The incidence of myocardial injury following post-operative Goal Directed Therapy.
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BMC Cardiovasc Disord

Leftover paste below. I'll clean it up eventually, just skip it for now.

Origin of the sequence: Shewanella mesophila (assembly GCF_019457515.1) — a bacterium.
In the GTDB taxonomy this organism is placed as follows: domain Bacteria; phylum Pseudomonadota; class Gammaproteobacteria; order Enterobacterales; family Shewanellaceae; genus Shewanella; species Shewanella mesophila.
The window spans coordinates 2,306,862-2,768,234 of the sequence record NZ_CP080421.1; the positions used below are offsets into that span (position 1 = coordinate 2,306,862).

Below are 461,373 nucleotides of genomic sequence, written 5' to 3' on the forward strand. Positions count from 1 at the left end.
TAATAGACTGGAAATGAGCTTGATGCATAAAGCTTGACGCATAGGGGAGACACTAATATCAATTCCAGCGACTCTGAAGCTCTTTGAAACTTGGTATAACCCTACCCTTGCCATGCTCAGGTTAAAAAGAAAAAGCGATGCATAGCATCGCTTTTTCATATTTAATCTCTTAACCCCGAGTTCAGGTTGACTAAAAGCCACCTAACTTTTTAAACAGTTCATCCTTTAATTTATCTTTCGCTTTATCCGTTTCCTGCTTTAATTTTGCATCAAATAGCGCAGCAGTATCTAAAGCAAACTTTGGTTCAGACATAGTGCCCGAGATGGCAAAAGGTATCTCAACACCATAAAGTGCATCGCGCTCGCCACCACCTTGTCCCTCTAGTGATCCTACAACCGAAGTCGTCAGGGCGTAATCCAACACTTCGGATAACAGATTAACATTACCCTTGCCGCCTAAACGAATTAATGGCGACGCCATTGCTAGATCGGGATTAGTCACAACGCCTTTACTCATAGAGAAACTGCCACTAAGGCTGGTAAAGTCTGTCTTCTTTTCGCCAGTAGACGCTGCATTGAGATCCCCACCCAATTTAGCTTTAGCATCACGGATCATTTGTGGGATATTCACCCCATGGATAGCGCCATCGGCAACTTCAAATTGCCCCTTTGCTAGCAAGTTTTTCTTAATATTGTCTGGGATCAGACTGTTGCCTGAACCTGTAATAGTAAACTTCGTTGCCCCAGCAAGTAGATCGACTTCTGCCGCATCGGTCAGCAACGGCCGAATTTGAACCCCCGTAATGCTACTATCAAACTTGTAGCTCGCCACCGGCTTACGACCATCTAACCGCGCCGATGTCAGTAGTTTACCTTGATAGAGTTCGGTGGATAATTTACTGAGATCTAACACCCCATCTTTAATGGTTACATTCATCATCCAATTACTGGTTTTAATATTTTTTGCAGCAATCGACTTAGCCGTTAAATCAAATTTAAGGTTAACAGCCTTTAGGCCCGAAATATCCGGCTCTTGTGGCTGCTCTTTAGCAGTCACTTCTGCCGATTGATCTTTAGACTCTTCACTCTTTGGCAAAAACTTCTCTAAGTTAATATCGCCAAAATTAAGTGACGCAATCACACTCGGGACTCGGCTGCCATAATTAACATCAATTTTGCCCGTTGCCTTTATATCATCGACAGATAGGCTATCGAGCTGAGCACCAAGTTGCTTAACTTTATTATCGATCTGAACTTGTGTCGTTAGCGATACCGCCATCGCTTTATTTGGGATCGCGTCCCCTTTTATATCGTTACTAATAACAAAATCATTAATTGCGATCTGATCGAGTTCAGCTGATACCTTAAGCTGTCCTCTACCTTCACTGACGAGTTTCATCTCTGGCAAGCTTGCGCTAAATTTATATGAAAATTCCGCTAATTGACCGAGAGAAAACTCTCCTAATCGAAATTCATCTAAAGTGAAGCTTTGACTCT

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BACKGROUND: Studies suggest that Goal Directed Therapy (GDT) results in improved outcome following major surgery. However, there is concern that pre-emptive use of inotropic therapy may lead to an increased incidence of myocardial ischaemia and infarction. METHODS: Post hoc analysis of data collected prospectively during a randomised controlled trial of the effects of post-operative GDT in high-risk general surgical patients. Serum troponin T concentrations were measured at baseline and on day 1 and day 2 following surgery. Continuous ECG monitoring was performed during the eight hour intervention period. Patients were followed up for predefined cardiac complications. A univariate analysis was performed to identify any associations between potential risk factors for myocardial injury and elevated troponin T concentrations. RESULTS: GDT was associated with fewer complications, and a reduced duration of hospital stay. Troponin T concentrations above 0.01 microg l-1 were identified in eight patients in the GDT group and six in the control group. Values increased above 0.05 microg l-1 in four patients in the GDT group and two patients in the control group. There were no overall differences in the incidence of elevated troponin T concentrations. The incidence of cardiovascular complications was also similar. None of the patients, in whom troponin T concentrations were elevated, developed ECG changes indicating myocardial ischaemia during the intervention period. The only factor to be associated with elevated troponin T concentrations following surgery was end-stage renal failure. CONCLUSION: The use of post-operative GDT does not result in an increased incidence of myocardial injury.